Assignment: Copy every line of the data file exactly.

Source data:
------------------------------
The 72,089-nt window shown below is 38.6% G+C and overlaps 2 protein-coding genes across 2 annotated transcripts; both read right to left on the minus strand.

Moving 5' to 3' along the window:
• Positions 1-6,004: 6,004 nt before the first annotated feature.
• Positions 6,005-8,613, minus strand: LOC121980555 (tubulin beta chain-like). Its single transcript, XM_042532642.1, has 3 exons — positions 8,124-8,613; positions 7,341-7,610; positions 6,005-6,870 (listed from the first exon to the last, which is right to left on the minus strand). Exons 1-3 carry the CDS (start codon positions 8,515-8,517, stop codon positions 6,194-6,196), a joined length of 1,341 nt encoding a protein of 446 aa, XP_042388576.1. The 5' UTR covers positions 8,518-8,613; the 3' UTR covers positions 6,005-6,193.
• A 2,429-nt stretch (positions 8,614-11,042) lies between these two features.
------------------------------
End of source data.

The 72,089-nt window shown below is 38.6% G+C and overlaps 2 protein-coding genes across 2 annotated transcripts; both read right to left on the minus strand.

Moving 5' to 3' along the window:
• Positions 1-6,004: 6,004 nt before the first annotated feature.
• Positions 6,005-8,613, minus strand: LOC121980555 (tubulin beta chain-like). Its single transcript, XM_042532642.1, has 3 exons — positions 8,124-8,613; positions 7,341-7,610; positions 6,005-6,870 (listed from the first exon to the last, which is right to left on the minus strand). Exons 1-3 carry the CDS (start codon positions 8,515-8,517, stop codon positions 6,194-6,196), a joined length of 1,341 nt encoding a protein of 446 aa, XP_042388576.1. The 5' UTR covers positions 8,518-8,613; the 3' UTR covers positions 6,005-6,193.
• A 2,429-nt stretch (positions 8,614-11,042) lies between these two features.